The Romance Reader’s Guide to Life

romance readers

Book Review:  The Romance Reader’s Guide to Life by Sharon Pywell

I had not previously heard of Sharon Pywell, and I admit to requesting this book from Net-Galley because of its pretty cover and interesting title.

I assumed, a romance. I assumed, a main character who liked to read romances getting into some entanglements when she applied that genre’s rules to real life. I assumed, chick lit. My assumptions were, for the most, incorrect (although some of them were right in a roundabout way). But I do understand the marketing people’s dilemma in summarising the book and even placing it into one specific genre.

If I had one complaint about the book, it would be its beginning. It didn’t burst out of the blocks and win me over immediately. Instead, I plodded through the first couple of chapters, trying to get a grasp on what I had discovered was not a traditional romance. It was almost like some strange mixture of The Book Thief and The Lovely Bones. In fact, as it starts off when all the main characters are children (the time setting being around America’s entry into WW2) I wondered if I’d accidentally stumbled into reading a young adult novel.

A few chapters in and I was switching my thoughts to a Judith Krantz type saga. The lead female characters were shown to be strong, independent and intelligent, and we were given some wonderful details of them building their own successful post-war business empire.

Then, things changed again, and I was suddenly reading a thriller. And, one thing was for sure, I was hooked.

The book is written mostly from Neave and her sister’s, Lilly, first person point of view. There is also a ‘bodice ripping romance’ book being told concurrently. Sometimes I enjoyed this parallel pirate book more than at other times. Thinking about it now that I’ve finished The Romance Reader’s Guide to Life, I’m not sure it was a necessary addition to the plot. I didn’t hate it though.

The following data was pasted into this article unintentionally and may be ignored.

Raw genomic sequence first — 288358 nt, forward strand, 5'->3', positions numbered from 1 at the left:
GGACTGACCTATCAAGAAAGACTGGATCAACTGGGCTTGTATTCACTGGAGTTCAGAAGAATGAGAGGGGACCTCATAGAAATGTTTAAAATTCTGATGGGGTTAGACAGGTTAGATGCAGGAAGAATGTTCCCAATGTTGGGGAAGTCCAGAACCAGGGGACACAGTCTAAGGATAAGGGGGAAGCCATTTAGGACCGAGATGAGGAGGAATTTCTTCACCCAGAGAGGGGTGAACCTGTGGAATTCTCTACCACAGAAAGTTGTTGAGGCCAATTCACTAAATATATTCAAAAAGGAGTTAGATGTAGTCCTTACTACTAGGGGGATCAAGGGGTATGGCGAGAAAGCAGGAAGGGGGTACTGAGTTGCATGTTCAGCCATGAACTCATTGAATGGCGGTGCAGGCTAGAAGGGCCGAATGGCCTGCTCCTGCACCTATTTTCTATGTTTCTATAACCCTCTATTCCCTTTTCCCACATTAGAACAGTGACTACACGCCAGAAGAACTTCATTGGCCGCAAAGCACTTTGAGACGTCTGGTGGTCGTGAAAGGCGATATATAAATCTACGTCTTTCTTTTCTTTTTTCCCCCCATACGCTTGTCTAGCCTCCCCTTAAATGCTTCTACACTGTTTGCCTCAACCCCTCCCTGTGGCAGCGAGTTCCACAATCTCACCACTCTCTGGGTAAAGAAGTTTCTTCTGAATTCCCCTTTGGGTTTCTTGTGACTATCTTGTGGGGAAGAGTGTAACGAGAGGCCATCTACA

What I did hate is the depressing truth about domestic violence. I loved how the book showed the inability to protect and, quite often, the uncaring attitude towards, the victims of this crime by the authorities of the time. I’d like to hope we have come a long way… But unfortunately I know this isn’t always the case.

Women’s’ rights overall are a huge theme of the book. Gender inequality is particularly highlighted in the workplace and the home. Again, I’d like to think we’ve come a long way…

There is one supernatural element, but thankfully it never got into the ridiculous territory of the aforementioned Lovely Bones. Again, thinking about it later, I’m not sure it was a necessary addition, but I didn’t mind it at the time.

I’m also happy to report there is in fact romance in a Romance Reader’s Guide to Life. Quite a nice one too.

4 1/2 out of 5 for this unexpected gem.


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